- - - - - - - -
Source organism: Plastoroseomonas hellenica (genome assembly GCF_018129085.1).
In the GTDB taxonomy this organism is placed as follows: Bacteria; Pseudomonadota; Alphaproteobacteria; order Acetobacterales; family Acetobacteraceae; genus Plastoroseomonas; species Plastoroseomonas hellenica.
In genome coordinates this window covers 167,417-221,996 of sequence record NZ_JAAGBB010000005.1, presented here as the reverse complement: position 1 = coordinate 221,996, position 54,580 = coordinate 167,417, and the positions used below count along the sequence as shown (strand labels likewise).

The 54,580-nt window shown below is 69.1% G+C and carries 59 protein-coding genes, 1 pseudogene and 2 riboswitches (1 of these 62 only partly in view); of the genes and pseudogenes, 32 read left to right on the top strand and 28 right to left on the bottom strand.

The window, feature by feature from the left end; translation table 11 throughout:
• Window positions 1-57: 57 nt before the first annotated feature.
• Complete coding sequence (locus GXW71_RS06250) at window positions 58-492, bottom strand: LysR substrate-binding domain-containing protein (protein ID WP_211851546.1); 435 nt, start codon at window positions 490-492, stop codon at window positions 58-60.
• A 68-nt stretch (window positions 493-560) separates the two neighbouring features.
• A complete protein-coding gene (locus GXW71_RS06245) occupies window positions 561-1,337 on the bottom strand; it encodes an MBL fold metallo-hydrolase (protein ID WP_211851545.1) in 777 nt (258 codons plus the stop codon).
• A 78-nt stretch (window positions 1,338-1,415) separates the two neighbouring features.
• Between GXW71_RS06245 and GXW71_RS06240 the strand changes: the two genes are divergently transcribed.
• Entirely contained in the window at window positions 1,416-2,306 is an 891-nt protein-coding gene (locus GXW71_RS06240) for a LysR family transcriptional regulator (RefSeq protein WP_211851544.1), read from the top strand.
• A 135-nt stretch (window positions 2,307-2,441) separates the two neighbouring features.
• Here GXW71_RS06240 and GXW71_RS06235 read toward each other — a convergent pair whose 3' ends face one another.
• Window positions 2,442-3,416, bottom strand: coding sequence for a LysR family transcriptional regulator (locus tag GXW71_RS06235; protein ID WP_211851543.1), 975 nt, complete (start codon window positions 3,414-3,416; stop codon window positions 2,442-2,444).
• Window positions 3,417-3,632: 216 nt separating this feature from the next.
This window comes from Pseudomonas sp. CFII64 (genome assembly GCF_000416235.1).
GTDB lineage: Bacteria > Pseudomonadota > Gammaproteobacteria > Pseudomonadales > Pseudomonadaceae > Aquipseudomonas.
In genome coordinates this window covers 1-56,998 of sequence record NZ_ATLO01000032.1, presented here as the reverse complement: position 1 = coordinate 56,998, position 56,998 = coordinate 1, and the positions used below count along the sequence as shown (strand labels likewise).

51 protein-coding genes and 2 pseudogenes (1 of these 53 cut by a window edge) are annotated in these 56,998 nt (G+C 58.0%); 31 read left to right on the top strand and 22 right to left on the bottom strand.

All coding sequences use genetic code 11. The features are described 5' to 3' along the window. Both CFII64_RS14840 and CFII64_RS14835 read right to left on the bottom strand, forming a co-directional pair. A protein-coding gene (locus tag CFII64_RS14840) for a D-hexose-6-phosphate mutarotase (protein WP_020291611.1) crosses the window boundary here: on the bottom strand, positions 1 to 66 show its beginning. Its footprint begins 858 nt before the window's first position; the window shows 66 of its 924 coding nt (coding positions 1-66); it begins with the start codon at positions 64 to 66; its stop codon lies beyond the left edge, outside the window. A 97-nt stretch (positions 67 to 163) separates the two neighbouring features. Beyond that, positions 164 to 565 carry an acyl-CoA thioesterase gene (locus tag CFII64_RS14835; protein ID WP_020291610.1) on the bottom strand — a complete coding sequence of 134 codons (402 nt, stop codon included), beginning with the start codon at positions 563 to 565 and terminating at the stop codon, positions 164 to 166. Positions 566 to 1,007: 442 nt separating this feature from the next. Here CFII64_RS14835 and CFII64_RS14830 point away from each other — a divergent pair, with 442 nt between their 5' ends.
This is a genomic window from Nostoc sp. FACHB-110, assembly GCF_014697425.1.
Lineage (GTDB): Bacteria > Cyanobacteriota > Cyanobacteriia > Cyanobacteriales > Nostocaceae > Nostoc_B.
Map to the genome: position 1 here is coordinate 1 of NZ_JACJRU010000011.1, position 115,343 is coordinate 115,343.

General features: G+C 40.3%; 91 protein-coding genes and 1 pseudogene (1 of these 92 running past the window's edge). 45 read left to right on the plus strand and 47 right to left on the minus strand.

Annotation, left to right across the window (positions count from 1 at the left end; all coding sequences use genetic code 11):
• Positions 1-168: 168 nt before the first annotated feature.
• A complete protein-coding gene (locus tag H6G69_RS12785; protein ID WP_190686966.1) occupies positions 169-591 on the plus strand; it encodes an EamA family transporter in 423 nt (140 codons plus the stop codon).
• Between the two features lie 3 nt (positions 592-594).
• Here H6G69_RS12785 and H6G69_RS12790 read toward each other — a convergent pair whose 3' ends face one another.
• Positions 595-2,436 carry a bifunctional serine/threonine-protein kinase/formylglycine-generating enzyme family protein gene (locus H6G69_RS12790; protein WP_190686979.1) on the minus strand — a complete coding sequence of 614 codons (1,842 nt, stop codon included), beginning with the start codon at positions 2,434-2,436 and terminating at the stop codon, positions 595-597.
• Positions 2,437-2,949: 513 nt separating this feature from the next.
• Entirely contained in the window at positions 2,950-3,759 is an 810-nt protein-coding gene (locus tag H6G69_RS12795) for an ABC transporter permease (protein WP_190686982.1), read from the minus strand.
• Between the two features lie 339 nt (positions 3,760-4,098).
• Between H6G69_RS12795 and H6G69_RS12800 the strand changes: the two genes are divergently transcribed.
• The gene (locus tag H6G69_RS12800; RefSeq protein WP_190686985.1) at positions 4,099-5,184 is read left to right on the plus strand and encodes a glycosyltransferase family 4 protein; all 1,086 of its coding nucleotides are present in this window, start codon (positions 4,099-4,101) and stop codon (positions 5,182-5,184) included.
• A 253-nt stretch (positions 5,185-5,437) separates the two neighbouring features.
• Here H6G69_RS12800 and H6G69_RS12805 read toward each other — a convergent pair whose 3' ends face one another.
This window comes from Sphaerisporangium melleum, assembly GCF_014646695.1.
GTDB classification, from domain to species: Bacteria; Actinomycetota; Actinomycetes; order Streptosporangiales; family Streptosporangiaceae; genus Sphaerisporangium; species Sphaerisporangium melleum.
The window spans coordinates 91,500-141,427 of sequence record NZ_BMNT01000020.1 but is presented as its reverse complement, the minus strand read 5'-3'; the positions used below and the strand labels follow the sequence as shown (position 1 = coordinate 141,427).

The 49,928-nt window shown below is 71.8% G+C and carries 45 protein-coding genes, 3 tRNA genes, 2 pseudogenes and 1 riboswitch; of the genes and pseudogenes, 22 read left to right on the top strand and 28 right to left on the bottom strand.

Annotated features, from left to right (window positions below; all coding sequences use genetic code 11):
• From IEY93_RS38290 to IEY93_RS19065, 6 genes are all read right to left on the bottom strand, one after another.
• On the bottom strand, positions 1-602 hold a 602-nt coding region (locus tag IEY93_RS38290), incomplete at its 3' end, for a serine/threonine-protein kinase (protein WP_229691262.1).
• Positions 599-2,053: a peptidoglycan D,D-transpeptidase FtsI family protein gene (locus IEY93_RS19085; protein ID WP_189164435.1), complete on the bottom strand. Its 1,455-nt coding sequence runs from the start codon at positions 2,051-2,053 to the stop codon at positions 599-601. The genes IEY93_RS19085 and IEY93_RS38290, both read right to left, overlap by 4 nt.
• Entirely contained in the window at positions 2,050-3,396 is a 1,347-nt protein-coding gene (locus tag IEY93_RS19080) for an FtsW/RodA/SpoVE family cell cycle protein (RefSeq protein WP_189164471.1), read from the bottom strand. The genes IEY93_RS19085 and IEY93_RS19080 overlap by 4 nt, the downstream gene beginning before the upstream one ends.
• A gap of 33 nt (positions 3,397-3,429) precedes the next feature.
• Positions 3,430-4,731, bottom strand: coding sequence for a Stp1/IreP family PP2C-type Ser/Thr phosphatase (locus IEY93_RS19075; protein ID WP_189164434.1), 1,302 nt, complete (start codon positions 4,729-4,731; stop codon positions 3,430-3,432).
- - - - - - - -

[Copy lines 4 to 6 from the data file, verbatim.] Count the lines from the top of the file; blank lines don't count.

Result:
The 54,580-nt window shown below is 69.1% G+C and carries 59 protein-coding genes, 1 pseudogene and 2 riboswitches (1 of these 62 only partly in view); of the genes and pseudogenes, 32 read left to right on the top strand and 28 right to left on the bottom strand.

The window, feature by feature from the left end; translation table 11 throughout:
• Window positions 1-57: 57 nt before the first annotated feature.